It really is happening.
Until this week, investors were waiting to see what the Supreme Court would do about the 3.8 percentage-point surtax on investment income, part of President Obama’s health-care overhaul. The Internal Revenue Service hasn’t yet released guidance on the new tax.
So when the court affirmed the law on Thursday, investors—and tax advisers—started scrambling.
Our representative to Congress thinks Eric Holder is perfectly within his rights to lie to Congress and then stonewall them. ”This is a nakedly political moment,” Himes said. “Never in the 240-year history of the United States has the Congress done this. Not during Watergate. Not during FDR. Frankly, it’s trading the remaining honor of this institution to score some political points.”
Well Jim, that’s just not true. Not even close to true. It is so false, in fact, that you’re either a complete bald faced liar or completely, completely ignorant of US history. There are those might think that either of those possibilities should be enough to bar you from political office, but not me: I think it proves that you are superbly qualified to be a politician.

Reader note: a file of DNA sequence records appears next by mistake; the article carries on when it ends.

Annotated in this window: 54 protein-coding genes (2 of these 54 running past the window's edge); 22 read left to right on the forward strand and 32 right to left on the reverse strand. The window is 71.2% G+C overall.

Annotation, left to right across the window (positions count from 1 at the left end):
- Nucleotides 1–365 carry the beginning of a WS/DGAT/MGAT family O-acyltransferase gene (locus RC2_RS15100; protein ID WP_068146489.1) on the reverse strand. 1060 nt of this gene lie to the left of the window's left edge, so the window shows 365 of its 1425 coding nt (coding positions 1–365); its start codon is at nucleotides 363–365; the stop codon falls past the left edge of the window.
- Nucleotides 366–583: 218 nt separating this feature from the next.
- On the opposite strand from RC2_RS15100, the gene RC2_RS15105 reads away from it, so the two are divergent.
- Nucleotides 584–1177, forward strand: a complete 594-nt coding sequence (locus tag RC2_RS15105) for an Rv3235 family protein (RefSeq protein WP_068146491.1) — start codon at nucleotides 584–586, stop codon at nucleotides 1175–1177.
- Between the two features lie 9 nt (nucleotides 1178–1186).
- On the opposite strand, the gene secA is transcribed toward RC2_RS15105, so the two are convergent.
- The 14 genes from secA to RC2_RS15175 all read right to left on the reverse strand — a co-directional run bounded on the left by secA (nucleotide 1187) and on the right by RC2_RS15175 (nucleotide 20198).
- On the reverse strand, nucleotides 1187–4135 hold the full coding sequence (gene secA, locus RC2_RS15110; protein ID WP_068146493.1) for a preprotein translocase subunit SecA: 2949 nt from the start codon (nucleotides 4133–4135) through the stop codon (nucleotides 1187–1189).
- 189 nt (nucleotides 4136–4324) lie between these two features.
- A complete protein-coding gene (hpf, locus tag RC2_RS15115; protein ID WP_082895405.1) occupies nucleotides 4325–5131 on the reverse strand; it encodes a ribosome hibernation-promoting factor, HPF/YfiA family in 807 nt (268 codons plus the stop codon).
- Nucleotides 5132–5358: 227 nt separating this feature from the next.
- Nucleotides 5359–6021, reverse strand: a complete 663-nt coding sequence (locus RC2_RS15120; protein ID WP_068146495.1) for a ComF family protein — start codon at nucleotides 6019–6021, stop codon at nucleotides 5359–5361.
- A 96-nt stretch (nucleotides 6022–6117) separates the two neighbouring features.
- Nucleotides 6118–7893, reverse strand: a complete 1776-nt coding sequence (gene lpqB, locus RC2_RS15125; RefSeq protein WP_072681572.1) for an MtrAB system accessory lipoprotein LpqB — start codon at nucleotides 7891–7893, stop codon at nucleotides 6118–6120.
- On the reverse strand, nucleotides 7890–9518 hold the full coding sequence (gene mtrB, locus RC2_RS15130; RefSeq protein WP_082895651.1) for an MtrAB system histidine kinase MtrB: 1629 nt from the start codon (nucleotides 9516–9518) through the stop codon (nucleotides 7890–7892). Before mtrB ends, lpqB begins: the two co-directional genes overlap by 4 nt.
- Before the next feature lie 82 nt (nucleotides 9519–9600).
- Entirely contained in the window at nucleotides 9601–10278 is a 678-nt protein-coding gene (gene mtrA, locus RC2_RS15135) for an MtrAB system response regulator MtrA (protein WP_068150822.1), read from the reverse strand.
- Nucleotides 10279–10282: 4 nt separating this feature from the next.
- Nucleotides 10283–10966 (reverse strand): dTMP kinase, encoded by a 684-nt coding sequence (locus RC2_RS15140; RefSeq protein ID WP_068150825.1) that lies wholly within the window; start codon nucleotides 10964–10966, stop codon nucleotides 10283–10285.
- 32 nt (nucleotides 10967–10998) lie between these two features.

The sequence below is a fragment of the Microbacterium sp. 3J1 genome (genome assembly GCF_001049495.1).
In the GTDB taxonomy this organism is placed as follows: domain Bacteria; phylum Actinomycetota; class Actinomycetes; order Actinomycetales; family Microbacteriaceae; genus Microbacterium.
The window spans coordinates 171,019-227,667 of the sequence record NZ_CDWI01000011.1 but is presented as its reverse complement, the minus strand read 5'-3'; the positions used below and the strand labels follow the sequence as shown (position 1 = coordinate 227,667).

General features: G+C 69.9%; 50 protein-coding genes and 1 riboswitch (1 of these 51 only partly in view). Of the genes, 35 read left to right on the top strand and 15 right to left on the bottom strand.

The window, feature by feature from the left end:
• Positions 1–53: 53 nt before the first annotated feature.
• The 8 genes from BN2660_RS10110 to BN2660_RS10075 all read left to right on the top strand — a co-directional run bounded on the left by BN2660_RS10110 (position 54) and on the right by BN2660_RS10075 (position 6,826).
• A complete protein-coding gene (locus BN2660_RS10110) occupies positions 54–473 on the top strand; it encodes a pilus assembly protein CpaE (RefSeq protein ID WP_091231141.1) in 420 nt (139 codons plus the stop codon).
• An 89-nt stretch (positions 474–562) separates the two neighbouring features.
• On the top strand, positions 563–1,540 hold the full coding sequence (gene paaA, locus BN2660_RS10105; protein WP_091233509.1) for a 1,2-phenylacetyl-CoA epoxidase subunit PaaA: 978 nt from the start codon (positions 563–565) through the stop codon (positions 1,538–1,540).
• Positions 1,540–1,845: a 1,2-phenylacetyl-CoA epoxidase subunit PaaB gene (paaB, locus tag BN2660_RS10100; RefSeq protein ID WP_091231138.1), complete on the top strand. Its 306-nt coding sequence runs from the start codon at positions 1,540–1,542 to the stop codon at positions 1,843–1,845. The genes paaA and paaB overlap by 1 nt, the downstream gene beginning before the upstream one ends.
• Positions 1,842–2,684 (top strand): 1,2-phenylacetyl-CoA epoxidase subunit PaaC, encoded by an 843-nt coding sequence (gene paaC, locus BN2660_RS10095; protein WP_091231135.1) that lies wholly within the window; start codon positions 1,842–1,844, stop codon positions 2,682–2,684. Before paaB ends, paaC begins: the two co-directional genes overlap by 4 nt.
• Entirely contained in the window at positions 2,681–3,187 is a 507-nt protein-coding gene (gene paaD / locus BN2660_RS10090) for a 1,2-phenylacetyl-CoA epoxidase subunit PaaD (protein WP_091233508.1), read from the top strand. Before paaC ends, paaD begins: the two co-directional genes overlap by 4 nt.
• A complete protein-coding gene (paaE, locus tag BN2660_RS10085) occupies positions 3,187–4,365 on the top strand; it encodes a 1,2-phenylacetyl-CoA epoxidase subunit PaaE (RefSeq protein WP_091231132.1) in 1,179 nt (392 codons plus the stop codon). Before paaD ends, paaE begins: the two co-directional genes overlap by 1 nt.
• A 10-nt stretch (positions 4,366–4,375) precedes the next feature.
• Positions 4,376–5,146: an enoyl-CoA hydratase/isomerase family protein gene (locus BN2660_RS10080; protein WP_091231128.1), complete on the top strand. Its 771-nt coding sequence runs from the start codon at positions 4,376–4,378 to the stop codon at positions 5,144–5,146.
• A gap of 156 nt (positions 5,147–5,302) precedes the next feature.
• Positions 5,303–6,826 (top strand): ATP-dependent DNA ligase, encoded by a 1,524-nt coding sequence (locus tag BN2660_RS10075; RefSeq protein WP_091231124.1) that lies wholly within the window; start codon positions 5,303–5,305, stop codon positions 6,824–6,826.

If he won’t resign, he should be impeached: NYT, 5/03/07 (AG Gonzales)
Here’s a list of every high ranking cabinet officer and elected officer against whom impeachment proceedings were initiated and/or accomplished. Everyone who’s anyone is there, from Buchanan to Bush, from War Department Secretaries to – ahem, Attorney Generals.
Maybe not so good for those of us living within flying distance of US drones on patrol. What a Texas redneck can do, a rag head illiterate can also do, no? I blame Bush.